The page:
Reports to: Production Supervisor
Primary Responsibility: An assembly technician is part of a team who assemble a whole product or individual parts of a manufactured item. The technician’s expert in a particular task which they are assigned to do. Assembly technicians are also called assemblers or assembly operators.
- Understand and interpret the details of assembly drawings and bills of materials
- They must have knowledge of using all parts, equipment, tools and different techniques
- Correctly complete all relevant paperwork and also follow deadlines
- Follow orders and assembly data/process sheets etc
- Operate automated equipment on an assembly line,
- Run machines, and make alignments, repairs and inspect the parts following accepted procedures to ensure compliance with established specifications
- Pay attention to the clearance requirements of moving parts to make adjustments to speed, timing or output, thereby ensuring continuity, quality and safety
- Handle various raw materials and give suggestions on ways to improve the product or the manufacturing processes
- Apply proper cleanroom and air-flow workbench procedures
- Select and/or use appropriate optical adhesives or epoxies
- Mount optical components in mechanical assemblies
- Fine motor control, good hand-eye coordination; feel for handling sensitive optics and surfaces.
Attention to detail / organization / follow-through
- Knowledge of handling and transport of optics including how and when to use tools such as tweezers and vacuum pickups, insertion of optics into mounts without damage, cleaning and inspection without degradation of surface condition and quality.
Passion for excellence
- Able to repeatedly follow detailed instructions without variance to assemble components in the proper sequence and orientation, organized, meticulous, careful.
- Will slow down rather than make mistakes even when schedule pressures are present.
- Checks work before signing off on completion.
- Records information on the process sheets correctly.
- Able to retain information and numerous details needed to successfully produce high quality optical assemblies.
- Takes good notes when necessary.
- Turns off equipment and places tools, components, and paperwork in designated storage locations before leaving the area.
- Works to produce the best output of which they are individually capable.
- Would rather delay a break than interrupt a process in the middle.
- Willing to do what is necessary to succeed, including on occasion staying late or working on the weekend.
- Will not rush a job in order to be able to go home on time.
- Not satisfied with average or acceptable performance and works to help improve what the assembly group produces.
Ability to read a blueprint
- Understanding of and familiarity with basic computer usage under the Windows operating system.
- Comfortable running various kinds of software, able to retain information necessary to successfully use unfamiliar or idiosyncratic programs.
- Able to understand what causes problems and errors to occur when using programs and software, and able to work around them or prevent them from recurring.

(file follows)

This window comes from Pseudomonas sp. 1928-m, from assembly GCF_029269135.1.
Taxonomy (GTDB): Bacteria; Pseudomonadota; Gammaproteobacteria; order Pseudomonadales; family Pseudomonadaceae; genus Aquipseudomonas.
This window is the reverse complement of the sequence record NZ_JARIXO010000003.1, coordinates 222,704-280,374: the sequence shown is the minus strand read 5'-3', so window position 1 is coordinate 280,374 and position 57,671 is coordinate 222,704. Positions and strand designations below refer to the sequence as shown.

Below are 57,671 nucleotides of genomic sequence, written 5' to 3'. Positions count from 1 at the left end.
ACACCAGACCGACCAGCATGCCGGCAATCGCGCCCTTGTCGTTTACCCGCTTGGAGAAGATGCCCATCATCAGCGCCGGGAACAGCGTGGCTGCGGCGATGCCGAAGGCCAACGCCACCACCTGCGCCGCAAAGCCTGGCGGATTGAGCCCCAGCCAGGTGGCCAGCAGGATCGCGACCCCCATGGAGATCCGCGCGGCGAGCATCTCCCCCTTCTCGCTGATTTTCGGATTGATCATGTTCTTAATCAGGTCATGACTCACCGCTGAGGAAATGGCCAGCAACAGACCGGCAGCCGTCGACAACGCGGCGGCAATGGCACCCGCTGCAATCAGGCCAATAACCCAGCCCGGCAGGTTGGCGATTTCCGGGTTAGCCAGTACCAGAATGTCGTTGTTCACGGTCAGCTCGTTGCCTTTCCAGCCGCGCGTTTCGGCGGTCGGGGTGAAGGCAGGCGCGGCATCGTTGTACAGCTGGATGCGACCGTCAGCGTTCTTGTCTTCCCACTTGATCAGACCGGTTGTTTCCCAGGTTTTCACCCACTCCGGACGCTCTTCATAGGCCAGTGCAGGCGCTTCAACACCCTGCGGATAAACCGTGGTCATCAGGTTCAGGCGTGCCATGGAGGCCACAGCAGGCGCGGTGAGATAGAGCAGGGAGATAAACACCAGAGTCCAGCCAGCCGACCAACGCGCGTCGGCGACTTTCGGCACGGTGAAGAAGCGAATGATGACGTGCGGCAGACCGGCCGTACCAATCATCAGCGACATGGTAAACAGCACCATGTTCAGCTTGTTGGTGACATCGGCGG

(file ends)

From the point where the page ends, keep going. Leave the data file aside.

- Programming experience a plus.
- Able to read and interpret a print, basic knowledge of ISO. Mil, and Ansi standards, or the ability to learn them. Strong background relating to SQ inspection and interpretation a plus.
- Ability to build relationships and become part of a cohesive team
- Ability to delegate and direct workflow
- Ability to lead and manage others through influence
- Ability to communicate clearly and set expectations
- Previous management experience a plus
Optical assembly experience
- Knowledge of and experience with various optical assembly and alignment techniques, adhesive dispensing and curing, shimming techniques, use of torque limiting tools.
- Experience in mixing of 2-part adhesives, including the use of precision microbalances to insure accurate ratios.
- Understanding of adhesive chemistries and the effect on bond strength, shrinkage, internal stress, and performance over a temperature range when the cure procedure is altered or varied.
- Proficient in the use of measuring tools such as interferometers, autocollimators, calipers, microscopes, force gauges, CMMs, comparators, etc.
- Able to recognize cause and effect relationship between actions or circumstances during assembly and resulting performance at completion, especially over the long term.
- Willing to note and record personal observations and data external to work instructions and process sheets in order to confirm or reject a hypothesis.
Process control knowledge
- Notices circumstances or procedures that limit throughput or quality and proposes improvements, including performing or instigating proof-of-concept tests to present to the group where justified.
- Able to think beyond optimization of current techniques to new and ground-breaking methods.
- Understands statistical concepts such as Gaussian distribution, standard deviation, confidence level, analysis of variance (ANOVA), interactions, and process capability.
- Can apply statistical process control (SPC) tools such as run charts, gage R&R studies, dot plots, and box plots to assembly processes.
- Understands how to set up and use design of experiments (DOE) to determine process variable contribution and interaction.